12.30.2018

Pasta Sauces

Amatrciana
Carbonara
Ragu alla bolognese
Pesto Genovese
Pesto di pistacchio

11.27.2018

Pumpkin and porcini risotto



  • 6 cups (vegetable or chicken)
    1 cup dried porcini mushrooms
    1 chopped onion
    1 garlic clove, sliced
    4 table spoons olive oil
    2 cups Arborio or Carnaroli rice (risotto rice)
    1 bunch rosemary, finely chopped
    1 cup pumpkin or butternut squash, peeled, deseeded and cut into small chunks
    2 cups dry white wine
    1 cup Parmigiano, plus extra, to serve
    Salt and freshly ground black pepper

1. Finely grate the Parmigiano and set to one side;
2. Put the dried mushrooms into a cup. Mix with the wine or the stock, let absorb for 30 minutes;
3. When ready to cook, heat the olive oil in a deep frying pan or large saucepan. Add the garlic, onions and cook for two minutes then combine the rice and sauté it gently over a medium heat for about another one minute, until it looks translucent, though not browned. Add the pumpkin or butternut squash and cook gently, stirring often, for another two or three minutes;
4. Pour in the wine and let it bubble up for a few moments, and then add the soaked mushrooms and about two ladles of stock. Cook gently for about 18 minutes, adding more stock as needed, until the rice is tender and creamy;
5. Stir in the Parmigiano Reggiano and season to taste. Add shavings of Parmigiano Reggiano, or freshly grate some more onto each portion, then serve.

11.16.2018

Arrosto Misto


Arrosto Misto

Very simple, delicious and healthy meal. The origins of this dish come from the peasants farmers, they would hunt and gather what they could for their meals combining different meats, to make a complete dish.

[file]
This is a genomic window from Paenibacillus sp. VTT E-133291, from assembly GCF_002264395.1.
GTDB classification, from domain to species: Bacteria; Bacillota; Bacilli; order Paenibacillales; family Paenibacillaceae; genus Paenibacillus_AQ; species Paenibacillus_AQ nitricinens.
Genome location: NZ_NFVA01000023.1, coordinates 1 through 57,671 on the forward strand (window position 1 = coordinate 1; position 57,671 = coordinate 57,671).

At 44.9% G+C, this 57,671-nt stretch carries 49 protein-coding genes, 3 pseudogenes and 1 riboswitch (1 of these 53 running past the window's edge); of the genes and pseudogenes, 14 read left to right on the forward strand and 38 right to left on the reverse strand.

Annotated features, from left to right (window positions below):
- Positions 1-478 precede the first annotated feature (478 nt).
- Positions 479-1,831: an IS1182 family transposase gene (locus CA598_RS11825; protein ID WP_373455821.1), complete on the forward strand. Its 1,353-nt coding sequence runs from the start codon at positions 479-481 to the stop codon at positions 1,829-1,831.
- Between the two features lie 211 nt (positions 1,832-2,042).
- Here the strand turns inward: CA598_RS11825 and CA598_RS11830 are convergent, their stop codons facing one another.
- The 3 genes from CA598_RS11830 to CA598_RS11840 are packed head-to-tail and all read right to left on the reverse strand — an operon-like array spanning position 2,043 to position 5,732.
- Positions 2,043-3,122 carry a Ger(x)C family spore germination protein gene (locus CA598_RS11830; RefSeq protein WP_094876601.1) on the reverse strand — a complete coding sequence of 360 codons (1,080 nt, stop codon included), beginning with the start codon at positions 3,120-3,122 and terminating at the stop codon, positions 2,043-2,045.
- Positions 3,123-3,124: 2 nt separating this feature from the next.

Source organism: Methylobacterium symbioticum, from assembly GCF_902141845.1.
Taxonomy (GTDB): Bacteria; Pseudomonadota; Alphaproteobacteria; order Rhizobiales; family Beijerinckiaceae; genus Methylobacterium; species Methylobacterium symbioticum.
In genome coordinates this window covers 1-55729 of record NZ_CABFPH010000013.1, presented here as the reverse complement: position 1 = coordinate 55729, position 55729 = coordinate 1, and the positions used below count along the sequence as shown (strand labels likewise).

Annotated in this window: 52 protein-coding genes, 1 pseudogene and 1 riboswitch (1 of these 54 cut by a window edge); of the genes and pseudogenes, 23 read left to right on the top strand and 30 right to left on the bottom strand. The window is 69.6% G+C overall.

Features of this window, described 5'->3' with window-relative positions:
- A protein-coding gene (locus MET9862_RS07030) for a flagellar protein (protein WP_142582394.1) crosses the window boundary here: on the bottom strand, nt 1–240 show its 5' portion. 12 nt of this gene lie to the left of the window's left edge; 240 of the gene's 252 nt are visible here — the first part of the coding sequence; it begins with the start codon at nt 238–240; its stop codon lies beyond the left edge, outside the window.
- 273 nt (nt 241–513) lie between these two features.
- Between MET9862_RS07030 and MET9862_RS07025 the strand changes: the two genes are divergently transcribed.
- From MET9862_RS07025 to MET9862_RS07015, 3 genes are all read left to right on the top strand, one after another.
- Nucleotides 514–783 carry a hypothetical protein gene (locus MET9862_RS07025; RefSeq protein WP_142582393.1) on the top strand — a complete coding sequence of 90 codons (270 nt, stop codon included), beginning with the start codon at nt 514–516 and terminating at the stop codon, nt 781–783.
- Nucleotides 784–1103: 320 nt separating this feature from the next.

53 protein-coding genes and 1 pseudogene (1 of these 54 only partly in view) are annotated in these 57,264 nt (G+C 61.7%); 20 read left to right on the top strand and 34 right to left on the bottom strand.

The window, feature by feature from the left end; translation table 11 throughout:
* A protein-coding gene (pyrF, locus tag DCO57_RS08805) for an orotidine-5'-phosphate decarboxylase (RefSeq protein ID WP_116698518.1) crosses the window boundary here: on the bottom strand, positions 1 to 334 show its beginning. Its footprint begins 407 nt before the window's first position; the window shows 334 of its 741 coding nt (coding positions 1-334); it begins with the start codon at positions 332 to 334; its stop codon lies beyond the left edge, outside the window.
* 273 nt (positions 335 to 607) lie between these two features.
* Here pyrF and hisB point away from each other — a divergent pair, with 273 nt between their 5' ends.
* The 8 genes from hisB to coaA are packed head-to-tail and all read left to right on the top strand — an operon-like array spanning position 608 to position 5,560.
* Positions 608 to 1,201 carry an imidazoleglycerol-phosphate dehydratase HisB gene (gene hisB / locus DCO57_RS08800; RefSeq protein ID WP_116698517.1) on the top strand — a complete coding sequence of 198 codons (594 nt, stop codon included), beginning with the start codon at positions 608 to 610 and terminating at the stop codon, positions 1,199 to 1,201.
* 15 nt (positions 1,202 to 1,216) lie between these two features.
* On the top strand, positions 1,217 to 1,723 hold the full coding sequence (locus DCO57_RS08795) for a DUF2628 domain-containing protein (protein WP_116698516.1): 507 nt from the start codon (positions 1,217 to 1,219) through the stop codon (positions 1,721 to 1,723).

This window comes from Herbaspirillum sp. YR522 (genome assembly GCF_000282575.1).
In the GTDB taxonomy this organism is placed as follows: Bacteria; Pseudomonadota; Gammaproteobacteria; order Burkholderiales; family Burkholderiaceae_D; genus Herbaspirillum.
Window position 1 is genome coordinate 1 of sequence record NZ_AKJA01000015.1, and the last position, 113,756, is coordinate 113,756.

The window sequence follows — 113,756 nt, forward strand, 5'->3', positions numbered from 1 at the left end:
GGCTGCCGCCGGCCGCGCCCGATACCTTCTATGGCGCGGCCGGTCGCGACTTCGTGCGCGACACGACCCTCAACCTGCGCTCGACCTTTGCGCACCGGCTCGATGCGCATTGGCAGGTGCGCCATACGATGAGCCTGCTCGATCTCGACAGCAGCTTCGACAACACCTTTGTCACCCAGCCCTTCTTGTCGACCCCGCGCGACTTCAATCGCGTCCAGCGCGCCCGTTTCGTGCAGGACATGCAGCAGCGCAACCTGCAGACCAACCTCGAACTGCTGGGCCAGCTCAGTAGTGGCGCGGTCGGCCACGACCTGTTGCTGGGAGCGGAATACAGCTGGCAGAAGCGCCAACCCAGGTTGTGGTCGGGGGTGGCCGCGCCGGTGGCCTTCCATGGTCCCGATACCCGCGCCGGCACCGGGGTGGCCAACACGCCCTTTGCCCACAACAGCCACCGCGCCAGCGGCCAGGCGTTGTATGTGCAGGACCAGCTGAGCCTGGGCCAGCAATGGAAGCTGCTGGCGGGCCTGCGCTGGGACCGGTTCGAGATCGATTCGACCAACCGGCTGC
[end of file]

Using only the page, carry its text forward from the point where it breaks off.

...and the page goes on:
· 700 grams of Chicken (or Rabbit)
· 300 grams of Italian Sausage
· 2 onions, quartered
· 5 cloves of Garlic, whole and unpeeled
· 1 Red Pepper, quartered
· 3 Carrots, peeled and cut in half
· 1 cup of your favorite Olives
· 1/4 cup Capers
· 2 Bay Leaves
· Fresh herbs of the season (Basil/Rosemary/Oregano/Parsley/Time)
· 1/3 cup Olive oil
· 1/3 cup Balsamic Vinegar
· Salt and freshly ground pepper and crushed red peppers if you like a little spice. (optional)

1. In a bowl combine the chicken, the sausages, the balsamic, olive oil and herbs and let rest for a few hours.
  
2. Pre-heat oven to 220˚C/420˚F.
 
 
3. On a big baking tray combine together all the other ingredients and mix well. (All the ingredients should to be cut in similar sizes pieces).
4. Use your hands and mix in the chicken and sausage, mix well. (All the chicken skins should face up for a better result).

5. Bake for about 40 minutes (moving the meat occasionally if starts to get to brown). 



10.16.2018

Panna cotta al pistacchio


























250ml heavy cream
250ml milk
4 tbsp pistacchio cream
2 gelatine leafs
1 tbsp sugar

Put the pistacchio cream, heavy cream, milk and sugar in a pan over medium heat. As soon as the bubbles appear, turn the heat down to very low and cook for 5 minutes.
Meanwhile soak the gelatine leafs in a bowl with cold water for two minutes.
Lift the gelatine from the cold water and stir into the hot mixture to dissolve. Remove from heat.